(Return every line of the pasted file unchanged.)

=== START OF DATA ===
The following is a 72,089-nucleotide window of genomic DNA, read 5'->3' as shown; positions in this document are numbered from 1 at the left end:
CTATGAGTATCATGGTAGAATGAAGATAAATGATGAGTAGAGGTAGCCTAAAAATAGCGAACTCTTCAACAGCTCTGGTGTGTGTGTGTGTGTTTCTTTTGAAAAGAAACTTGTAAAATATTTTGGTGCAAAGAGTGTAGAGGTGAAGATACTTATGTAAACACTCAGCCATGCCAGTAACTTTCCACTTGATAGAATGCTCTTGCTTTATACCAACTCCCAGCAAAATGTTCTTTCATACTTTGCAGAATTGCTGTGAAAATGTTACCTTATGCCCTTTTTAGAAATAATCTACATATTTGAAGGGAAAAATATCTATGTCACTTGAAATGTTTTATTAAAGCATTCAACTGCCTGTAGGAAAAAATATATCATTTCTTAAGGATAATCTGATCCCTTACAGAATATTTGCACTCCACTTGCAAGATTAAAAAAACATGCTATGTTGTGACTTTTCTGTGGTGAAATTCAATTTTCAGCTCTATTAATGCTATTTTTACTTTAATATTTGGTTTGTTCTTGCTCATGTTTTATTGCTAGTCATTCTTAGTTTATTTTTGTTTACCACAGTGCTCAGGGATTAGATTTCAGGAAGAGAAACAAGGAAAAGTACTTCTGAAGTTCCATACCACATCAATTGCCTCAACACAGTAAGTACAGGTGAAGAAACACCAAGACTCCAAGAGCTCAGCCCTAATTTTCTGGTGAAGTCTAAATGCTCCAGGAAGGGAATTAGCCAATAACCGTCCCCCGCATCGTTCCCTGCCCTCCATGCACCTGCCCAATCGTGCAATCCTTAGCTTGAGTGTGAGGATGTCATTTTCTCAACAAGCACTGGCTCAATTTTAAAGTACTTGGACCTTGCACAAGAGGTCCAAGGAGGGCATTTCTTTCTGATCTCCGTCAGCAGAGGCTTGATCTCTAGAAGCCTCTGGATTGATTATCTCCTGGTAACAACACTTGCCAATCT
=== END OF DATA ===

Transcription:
The following is a 72,089-nucleotide window of genomic DNA, read 5'->3' as shown; positions in this document are numbered from 1 at the left end:
CTATGAGTATCATGGTAGAATGAAGATAAATGATGAGTAGAGGTAGCCTAAAAATAGCGAACTCTTCAACAGCTCTGGTGTGTGTGTGTGTGTTTCTTTTGAAAAGAAACTTGTAAAATATTTTGGTGCAAAGAGTGTAGAGGTGAAGATACTTATGTAAACACTCAGCCATGCCAGTAACTTTCCACTTGATAGAATGCTCTTGCTTTATACCAACTCCCAGCAAAATGTTCTTTCATACTTTGCAGAATTGCTGTGAAAATGTTACCTTATGCCCTTTTTAGAAATAATCTACATATTTGAAGGGAAAAATATCTATGTCACTTGAAATGTTTTATTAAAGCATTCAACTGCCTGTAGGAAAAAATATATCATTTCTTAAGGATAATCTGATCCCTTACAGAATATTTGCACTCCACTTGCAAGATTAAAAAAACATGCTATGTTGTGACTTTTCTGTGGTGAAATTCAATTTTCAGCTCTATTAATGCTATTTTTACTTTAATATTTGGTTTGTTCTTGCTCATGTTTTATTGCTAGTCATTCTTAGTTTATTTTTGTTTACCACAGTGCTCAGGGATTAGATTTCAGGAAGAGAAACAAGGAAAAGTACTTCTGAAGTTCCATACCACATCAATTGCCTCAACACAGTAAGTACAGGTGAAGAAACACCAAGACTCCAAGAGCTCAGCCCTAATTTTCTGGTGAAGTCTAAATGCTCCAGGAAGGGAATTAGCCAATAACCGTCCCCCGCATCGTTCCCTGCCCTCCATGCACCTGCCCAATCGTGCAATCCTTAGCTTGAGTGTGAGGATGTCATTTTCTCAACAAGCACTGGCTCAATTTTAAAGTACTTGGACCTTGCACAAGAGGTCCAAGGAGGGCATTTCTTTCTGATCTCCGTCAGCAGAGGCTTGATCTCTAGAAGCCTCTGGATTGATTATCTCCTGGTAACAACACTTGCCAATCT